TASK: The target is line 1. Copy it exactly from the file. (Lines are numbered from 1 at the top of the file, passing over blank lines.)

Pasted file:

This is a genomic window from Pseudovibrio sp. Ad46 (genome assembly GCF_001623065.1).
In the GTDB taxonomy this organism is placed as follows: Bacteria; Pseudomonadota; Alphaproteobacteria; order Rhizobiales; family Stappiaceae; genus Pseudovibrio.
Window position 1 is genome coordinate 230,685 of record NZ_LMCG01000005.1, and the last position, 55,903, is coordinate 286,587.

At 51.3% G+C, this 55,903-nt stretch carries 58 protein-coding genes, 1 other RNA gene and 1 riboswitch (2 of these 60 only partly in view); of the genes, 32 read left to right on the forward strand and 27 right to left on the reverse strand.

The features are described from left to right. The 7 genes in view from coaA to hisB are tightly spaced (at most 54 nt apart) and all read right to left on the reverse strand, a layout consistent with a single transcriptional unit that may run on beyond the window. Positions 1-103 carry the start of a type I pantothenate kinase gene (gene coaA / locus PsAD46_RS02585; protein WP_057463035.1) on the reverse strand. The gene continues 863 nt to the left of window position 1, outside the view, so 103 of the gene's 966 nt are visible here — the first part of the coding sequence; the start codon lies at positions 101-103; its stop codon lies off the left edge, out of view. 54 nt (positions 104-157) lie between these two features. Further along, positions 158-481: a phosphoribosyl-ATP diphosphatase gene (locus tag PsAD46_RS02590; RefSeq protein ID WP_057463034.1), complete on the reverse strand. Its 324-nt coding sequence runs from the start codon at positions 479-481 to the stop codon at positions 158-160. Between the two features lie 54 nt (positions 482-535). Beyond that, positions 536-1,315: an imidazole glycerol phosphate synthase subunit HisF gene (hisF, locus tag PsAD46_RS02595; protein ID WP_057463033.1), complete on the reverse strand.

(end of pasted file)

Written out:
This is a genomic window from Pseudovibrio sp. Ad46 (genome assembly GCF_001623065.1).